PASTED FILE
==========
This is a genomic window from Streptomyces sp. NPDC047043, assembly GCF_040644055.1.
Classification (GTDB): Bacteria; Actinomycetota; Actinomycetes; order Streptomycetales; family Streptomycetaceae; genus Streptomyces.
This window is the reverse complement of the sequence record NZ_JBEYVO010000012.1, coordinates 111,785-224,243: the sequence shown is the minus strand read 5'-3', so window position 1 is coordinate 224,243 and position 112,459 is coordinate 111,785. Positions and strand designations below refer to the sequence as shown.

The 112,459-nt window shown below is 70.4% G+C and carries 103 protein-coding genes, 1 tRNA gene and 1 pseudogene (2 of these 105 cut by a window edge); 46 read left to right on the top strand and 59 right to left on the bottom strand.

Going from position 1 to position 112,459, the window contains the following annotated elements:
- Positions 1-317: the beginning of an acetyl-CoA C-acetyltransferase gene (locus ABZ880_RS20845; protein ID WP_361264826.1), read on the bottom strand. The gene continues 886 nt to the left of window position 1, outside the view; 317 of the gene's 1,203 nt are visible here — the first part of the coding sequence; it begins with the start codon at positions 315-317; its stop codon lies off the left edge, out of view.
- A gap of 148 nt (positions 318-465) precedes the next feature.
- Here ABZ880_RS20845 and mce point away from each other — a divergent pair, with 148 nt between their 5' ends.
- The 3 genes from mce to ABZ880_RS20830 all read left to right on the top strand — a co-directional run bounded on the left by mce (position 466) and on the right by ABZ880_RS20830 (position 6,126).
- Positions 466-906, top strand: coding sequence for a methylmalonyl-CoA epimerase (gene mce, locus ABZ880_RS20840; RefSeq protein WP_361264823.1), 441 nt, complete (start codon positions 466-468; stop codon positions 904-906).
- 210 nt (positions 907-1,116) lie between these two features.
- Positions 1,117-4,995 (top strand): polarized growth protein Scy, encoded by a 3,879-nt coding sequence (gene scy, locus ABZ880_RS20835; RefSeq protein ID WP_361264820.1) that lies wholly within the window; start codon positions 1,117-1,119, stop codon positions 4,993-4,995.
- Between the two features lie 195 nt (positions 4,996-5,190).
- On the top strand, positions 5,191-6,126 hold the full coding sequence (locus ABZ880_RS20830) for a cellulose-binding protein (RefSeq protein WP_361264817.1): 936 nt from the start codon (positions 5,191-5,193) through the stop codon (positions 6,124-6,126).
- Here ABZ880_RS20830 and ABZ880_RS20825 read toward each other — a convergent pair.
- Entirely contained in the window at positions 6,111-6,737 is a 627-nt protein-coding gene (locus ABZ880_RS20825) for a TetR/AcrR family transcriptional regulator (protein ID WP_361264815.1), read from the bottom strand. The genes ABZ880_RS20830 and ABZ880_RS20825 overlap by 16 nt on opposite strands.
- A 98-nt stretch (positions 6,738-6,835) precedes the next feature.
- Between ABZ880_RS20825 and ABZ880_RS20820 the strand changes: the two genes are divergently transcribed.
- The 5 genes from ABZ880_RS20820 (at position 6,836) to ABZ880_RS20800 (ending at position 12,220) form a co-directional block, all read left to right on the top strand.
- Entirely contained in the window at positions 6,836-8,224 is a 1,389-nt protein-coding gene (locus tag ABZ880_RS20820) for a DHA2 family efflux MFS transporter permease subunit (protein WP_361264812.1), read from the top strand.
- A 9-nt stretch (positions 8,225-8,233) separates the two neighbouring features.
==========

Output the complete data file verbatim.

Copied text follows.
This is a genomic window from Streptomyces sp. NPDC047043, assembly GCF_040644055.1.
Classification (GTDB): Bacteria; Actinomycetota; Actinomycetes; order Streptomycetales; family Streptomycetaceae; genus Streptomyces.
This window is the reverse complement of the sequence record NZ_JBEYVO010000012.1, coordinates 111,785-224,243: the sequence shown is the minus strand read 5'-3', so window position 1 is coordinate 224,243 and position 112,459 is coordinate 111,785. Positions and strand designations below refer to the sequence as shown.

The 112,459-nt window shown below is 70.4% G+C and carries 103 protein-coding genes, 1 tRNA gene and 1 pseudogene (2 of these 105 cut by a window edge); 46 read left to right on the top strand and 59 right to left on the bottom strand.

Going from position 1 to position 112,459, the window contains the following annotated elements:
- Positions 1-317: the beginning of an acetyl-CoA C-acetyltransferase gene (locus ABZ880_RS20845; protein ID WP_361264826.1), read on the bottom strand. The gene continues 886 nt to the left of window position 1, outside the view; 317 of the gene's 1,203 nt are visible here — the first part of the coding sequence; it begins with the start codon at positions 315-317; its stop codon lies off the left edge, out of view.
- A gap of 148 nt (positions 318-465) precedes the next feature.
- Here ABZ880_RS20845 and mce point away from each other — a divergent pair, with 148 nt between their 5' ends.
- The 3 genes from mce to ABZ880_RS20830 all read left to right on the top strand — a co-directional run bounded on the left by mce (position 466) and on the right by ABZ880_RS20830 (position 6,126).
- Positions 466-906, top strand: coding sequence for a methylmalonyl-CoA epimerase (gene mce, locus ABZ880_RS20840; RefSeq protein WP_361264823.1), 441 nt, complete (start codon positions 466-468; stop codon positions 904-906).
- 210 nt (positions 907-1,116) lie between these two features.
- Positions 1,117-4,995 (top strand): polarized growth protein Scy, encoded by a 3,879-nt coding sequence (gene scy, locus ABZ880_RS20835; RefSeq protein ID WP_361264820.1) that lies wholly within the window; start codon positions 1,117-1,119, stop codon positions 4,993-4,995.
- Between the two features lie 195 nt (positions 4,996-5,190).
- On the top strand, positions 5,191-6,126 hold the full coding sequence (locus ABZ880_RS20830) for a cellulose-binding protein (RefSeq protein WP_361264817.1): 936 nt from the start codon (positions 5,191-5,193) through the stop codon (positions 6,124-6,126).
- Here ABZ880_RS20830 and ABZ880_RS20825 read toward each other — a convergent pair.
- Entirely contained in the window at positions 6,111-6,737 is a 627-nt protein-coding gene (locus ABZ880_RS20825) for a TetR/AcrR family transcriptional regulator (protein ID WP_361264815.1), read from the bottom strand. The genes ABZ880_RS20830 and ABZ880_RS20825 overlap by 16 nt on opposite strands.
- A 98-nt stretch (positions 6,738-6,835) precedes the next feature.
- Between ABZ880_RS20825 and ABZ880_RS20820 the strand changes: the two genes are divergently transcribed.
- The 5 genes from ABZ880_RS20820 (at position 6,836) to ABZ880_RS20800 (ending at position 12,220) form a co-directional block, all read left to right on the top strand.
- Entirely contained in the window at positions 6,836-8,224 is a 1,389-nt protein-coding gene (locus tag ABZ880_RS20820) for a DHA2 family efflux MFS transporter permease subunit (protein WP_361264812.1), read from the top strand.
- A 9-nt stretch (positions 8,225-8,233) separates the two neighbouring features.